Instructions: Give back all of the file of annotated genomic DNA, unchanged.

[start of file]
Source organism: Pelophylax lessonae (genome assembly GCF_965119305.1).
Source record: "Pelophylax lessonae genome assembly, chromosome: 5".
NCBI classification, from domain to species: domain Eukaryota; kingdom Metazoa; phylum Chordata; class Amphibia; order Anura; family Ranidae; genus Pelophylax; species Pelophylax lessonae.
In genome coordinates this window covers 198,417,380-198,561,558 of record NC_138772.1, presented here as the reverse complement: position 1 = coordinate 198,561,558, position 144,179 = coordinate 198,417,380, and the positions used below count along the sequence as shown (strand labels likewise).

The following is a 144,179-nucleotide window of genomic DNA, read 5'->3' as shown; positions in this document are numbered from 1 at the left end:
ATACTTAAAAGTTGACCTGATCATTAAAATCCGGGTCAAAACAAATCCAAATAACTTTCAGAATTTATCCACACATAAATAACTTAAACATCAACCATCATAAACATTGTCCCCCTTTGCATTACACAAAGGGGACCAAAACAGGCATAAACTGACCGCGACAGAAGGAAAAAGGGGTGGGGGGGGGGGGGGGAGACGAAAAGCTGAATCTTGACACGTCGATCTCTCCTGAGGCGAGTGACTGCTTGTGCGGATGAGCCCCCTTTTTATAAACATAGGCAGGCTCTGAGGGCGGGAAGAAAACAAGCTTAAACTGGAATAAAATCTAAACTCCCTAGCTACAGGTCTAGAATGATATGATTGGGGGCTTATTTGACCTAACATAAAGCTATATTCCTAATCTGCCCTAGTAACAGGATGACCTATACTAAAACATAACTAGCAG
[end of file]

Source organism: Pelophylax lessonae (genome assembly GCF_965119305.1).
Source record: "Pelophylax lessonae genome assembly, chromosome: 5".
NCBI classification, from domain to species: domain Eukaryota; kingdom Metazoa; phylum Chordata; class Amphibia; order Anura; family Ranidae; genus Pelophylax; species Pelophylax lessonae.
In genome coordinates this window covers 198,417,380-198,561,558 of record NC_138772.1, presented here as the reverse complement: position 1 = coordinate 198,561,558, position 144,179 = coordinate 198,417,380, and the positions used below count along the sequence as shown (strand labels likewise).

The following is a 144,179-nucleotide window of genomic DNA, read 5'->3' as shown; positions in this document are numbered from 1 at the left end:
ATACTTAAAAGTTGACCTGATCATTAAAATCCGGGTCAAAACAAATCCAAATAACTTTCAGAATTTATCCACACATAAATAACTTAAACATCAACCATCATAAACATTGTCCCCCTTTGCATTACACAAAGGGGACCAAAACAGGCATAAACTGACCGCGACAGAAGGAAAAAGGGGTGGGGGGGGGGGGGGGAGACGAAAAGCTGAATCTTGACACGTCGATCTCTCCTGAGGCGAGTGACTGCTTGTGCGGATGAGCCCCCTTTTTATAAACATAGGCAGGCTCTGAGGGCGGGAAGAAAACAAGCTTAAACTGGAATAAAATCTAAACTCCCTAGCTACAGGTCTAGAATGATATGATTGGGGGCTTATTTGACCTAACATAAAGCTATATTCCTAATCTGCCCTAGTAACAGGATGACCTATACTAAAACATAACTAGCAG